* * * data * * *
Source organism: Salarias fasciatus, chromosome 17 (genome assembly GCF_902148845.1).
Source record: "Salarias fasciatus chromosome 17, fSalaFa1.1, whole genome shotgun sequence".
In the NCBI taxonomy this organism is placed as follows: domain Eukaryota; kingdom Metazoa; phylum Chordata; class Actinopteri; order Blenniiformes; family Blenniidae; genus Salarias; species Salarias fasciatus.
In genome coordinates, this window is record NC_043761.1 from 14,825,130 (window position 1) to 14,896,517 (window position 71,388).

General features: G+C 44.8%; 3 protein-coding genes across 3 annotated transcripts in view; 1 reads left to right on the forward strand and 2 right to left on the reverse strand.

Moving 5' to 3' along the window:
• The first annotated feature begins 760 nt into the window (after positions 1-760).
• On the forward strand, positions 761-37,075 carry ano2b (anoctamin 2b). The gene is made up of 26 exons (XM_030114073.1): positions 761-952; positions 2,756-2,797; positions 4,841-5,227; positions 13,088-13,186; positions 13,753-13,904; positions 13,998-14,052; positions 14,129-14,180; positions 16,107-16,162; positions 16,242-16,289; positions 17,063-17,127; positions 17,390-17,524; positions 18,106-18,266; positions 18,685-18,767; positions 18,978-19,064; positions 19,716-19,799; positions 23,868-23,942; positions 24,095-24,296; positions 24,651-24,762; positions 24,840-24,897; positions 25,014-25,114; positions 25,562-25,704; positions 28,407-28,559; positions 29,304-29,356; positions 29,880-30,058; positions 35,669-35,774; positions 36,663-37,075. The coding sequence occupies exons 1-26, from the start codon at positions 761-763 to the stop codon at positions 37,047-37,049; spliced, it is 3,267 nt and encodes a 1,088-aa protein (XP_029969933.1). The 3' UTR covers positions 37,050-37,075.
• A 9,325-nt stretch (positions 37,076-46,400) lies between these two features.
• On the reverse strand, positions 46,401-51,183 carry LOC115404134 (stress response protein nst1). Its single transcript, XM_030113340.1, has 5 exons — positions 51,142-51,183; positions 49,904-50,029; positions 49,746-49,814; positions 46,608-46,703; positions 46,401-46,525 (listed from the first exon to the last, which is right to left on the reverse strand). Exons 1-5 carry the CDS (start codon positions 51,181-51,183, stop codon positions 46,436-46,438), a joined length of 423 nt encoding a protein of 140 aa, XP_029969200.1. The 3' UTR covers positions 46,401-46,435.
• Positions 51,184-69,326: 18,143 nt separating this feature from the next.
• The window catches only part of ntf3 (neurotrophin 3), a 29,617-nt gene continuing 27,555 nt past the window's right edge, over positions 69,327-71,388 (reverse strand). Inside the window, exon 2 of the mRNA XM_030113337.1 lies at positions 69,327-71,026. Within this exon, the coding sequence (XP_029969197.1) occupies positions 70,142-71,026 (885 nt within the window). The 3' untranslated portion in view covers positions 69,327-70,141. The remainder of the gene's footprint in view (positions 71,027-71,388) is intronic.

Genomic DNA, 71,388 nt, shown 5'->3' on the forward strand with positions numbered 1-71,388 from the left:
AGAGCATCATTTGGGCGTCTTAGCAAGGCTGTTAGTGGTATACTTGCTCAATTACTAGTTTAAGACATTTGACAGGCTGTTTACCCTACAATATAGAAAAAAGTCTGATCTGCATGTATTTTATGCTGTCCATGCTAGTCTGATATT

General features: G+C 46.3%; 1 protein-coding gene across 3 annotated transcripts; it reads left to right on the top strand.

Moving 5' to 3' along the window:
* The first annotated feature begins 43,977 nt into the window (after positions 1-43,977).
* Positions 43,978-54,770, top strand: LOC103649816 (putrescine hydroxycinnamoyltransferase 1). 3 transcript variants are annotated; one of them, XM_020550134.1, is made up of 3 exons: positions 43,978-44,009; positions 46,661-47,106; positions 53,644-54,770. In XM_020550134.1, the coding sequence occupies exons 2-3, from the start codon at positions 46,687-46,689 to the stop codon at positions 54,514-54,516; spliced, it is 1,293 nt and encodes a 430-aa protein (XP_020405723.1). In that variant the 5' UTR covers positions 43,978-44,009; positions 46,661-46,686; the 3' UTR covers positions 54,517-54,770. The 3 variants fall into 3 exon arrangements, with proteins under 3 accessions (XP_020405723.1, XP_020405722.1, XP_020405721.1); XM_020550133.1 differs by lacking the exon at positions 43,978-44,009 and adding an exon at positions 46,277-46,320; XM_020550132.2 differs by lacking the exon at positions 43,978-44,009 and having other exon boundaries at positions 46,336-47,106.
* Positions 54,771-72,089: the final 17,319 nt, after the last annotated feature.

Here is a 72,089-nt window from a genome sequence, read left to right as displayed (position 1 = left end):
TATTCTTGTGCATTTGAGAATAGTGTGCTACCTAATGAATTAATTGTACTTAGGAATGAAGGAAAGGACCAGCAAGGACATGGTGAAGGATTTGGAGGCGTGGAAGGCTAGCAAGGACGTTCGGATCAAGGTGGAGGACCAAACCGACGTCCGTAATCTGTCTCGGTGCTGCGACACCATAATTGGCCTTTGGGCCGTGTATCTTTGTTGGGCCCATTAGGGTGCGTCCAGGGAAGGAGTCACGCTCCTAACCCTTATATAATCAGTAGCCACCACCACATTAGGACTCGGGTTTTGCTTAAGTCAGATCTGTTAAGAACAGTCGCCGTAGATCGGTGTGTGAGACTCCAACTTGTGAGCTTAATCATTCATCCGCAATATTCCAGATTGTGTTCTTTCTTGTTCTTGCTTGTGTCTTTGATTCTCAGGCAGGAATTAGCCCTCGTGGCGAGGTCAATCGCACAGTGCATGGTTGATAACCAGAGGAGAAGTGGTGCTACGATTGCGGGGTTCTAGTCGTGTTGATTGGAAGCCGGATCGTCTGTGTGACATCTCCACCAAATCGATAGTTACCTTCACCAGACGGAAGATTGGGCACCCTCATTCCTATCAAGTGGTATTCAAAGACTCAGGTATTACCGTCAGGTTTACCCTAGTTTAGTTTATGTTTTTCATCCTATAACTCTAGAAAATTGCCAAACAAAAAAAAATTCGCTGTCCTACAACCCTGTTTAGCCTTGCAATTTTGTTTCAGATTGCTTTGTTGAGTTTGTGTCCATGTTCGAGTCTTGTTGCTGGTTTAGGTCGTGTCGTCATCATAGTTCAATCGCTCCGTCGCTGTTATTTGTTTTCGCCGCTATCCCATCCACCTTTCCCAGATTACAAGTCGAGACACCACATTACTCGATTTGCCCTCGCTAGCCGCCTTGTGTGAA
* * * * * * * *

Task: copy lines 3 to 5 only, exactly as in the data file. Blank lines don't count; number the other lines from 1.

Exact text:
In the NCBI taxonomy this organism is placed as follows: domain Eukaryota; kingdom Metazoa; phylum Chordata; class Actinopteri; order Blenniiformes; family Blenniidae; genus Salarias; species Salarias fasciatus.
In genome coordinates, this window is record NC_043761.1 from 14,825,130 (window position 1) to 14,896,517 (window position 71,388).

General features: G+C 44.8%; 3 protein-coding genes across 3 annotated transcripts in view; 1 reads left to right on the forward strand and 2 right to left on the reverse strand.